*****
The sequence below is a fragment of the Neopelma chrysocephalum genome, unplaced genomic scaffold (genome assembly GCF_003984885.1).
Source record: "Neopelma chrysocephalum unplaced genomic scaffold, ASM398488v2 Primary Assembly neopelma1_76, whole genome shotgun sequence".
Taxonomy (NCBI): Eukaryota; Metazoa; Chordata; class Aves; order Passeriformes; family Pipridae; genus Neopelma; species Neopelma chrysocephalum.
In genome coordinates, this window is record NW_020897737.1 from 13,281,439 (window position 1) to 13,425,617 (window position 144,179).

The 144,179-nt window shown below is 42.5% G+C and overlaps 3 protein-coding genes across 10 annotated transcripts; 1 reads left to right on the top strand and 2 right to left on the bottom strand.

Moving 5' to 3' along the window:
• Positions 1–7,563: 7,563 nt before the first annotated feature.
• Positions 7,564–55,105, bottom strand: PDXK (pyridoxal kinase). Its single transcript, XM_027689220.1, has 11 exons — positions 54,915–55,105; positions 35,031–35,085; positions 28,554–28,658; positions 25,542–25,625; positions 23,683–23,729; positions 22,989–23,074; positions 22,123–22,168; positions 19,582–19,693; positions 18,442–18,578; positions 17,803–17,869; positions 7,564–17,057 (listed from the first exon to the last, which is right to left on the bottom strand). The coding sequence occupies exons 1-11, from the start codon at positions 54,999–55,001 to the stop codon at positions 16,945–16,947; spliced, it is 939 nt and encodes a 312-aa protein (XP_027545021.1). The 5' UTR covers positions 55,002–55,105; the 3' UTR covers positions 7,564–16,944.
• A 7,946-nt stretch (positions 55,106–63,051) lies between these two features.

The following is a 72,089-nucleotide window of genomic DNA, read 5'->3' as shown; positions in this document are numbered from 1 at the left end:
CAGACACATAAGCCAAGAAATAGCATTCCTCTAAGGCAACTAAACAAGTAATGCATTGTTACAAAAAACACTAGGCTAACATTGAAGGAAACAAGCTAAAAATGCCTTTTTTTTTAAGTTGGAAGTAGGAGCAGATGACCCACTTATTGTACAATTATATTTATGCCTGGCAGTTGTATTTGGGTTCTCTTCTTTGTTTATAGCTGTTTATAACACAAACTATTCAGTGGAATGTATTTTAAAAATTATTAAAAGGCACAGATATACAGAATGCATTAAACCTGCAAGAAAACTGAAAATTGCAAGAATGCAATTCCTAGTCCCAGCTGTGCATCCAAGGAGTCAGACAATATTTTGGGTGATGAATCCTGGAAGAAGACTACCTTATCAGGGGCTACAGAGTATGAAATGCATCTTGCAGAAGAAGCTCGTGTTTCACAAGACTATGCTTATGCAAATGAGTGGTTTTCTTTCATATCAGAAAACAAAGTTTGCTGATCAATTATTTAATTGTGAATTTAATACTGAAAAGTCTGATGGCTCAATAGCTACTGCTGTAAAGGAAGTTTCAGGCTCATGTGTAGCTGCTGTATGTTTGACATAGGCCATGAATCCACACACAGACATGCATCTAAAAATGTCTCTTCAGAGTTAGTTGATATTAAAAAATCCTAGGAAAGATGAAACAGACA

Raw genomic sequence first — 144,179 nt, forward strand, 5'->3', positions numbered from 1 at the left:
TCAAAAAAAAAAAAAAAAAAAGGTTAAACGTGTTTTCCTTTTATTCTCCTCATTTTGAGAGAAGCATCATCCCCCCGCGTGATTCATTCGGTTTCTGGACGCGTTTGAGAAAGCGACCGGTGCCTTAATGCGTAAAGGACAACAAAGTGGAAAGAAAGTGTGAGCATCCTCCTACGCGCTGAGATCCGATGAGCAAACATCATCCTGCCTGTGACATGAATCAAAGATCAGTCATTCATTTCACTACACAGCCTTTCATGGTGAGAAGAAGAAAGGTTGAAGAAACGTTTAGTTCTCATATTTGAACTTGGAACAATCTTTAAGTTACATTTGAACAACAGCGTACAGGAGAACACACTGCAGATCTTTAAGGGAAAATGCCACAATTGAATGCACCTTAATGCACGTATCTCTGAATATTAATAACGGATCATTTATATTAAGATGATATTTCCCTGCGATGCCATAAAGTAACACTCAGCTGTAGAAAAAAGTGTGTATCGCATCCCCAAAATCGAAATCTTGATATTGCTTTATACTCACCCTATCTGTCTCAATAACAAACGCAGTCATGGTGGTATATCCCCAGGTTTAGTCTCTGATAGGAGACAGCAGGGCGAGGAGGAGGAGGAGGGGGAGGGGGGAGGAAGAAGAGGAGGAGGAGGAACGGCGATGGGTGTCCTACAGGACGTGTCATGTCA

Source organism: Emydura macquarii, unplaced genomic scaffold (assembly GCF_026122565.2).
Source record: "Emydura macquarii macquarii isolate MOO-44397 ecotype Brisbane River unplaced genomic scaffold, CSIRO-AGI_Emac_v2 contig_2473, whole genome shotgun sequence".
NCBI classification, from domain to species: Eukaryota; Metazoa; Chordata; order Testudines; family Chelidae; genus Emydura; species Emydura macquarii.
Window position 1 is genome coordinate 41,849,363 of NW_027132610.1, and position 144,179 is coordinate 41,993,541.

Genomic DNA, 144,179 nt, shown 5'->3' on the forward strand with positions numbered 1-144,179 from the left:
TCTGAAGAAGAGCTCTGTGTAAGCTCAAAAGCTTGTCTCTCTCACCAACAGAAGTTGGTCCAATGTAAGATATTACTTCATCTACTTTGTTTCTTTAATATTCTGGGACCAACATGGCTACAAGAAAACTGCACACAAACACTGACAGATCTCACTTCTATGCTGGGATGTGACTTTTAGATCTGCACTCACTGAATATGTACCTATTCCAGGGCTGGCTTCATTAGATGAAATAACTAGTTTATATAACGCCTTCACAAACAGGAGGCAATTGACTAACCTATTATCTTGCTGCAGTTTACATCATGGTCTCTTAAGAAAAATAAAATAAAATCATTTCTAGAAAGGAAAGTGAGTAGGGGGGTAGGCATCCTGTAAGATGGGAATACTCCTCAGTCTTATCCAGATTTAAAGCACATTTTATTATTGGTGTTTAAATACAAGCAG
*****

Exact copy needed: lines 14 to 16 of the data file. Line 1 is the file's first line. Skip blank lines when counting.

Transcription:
Source organism: Emydura macquarii, unplaced genomic scaffold (assembly GCF_026122565.2).
Source record: "Emydura macquarii macquarii isolate MOO-44397 ecotype Brisbane River unplaced genomic scaffold, CSIRO-AGI_Emac_v2 contig_2473, whole genome shotgun sequence".
NCBI classification, from domain to species: Eukaryota; Metazoa; Chordata; order Testudines; family Chelidae; genus Emydura; species Emydura macquarii.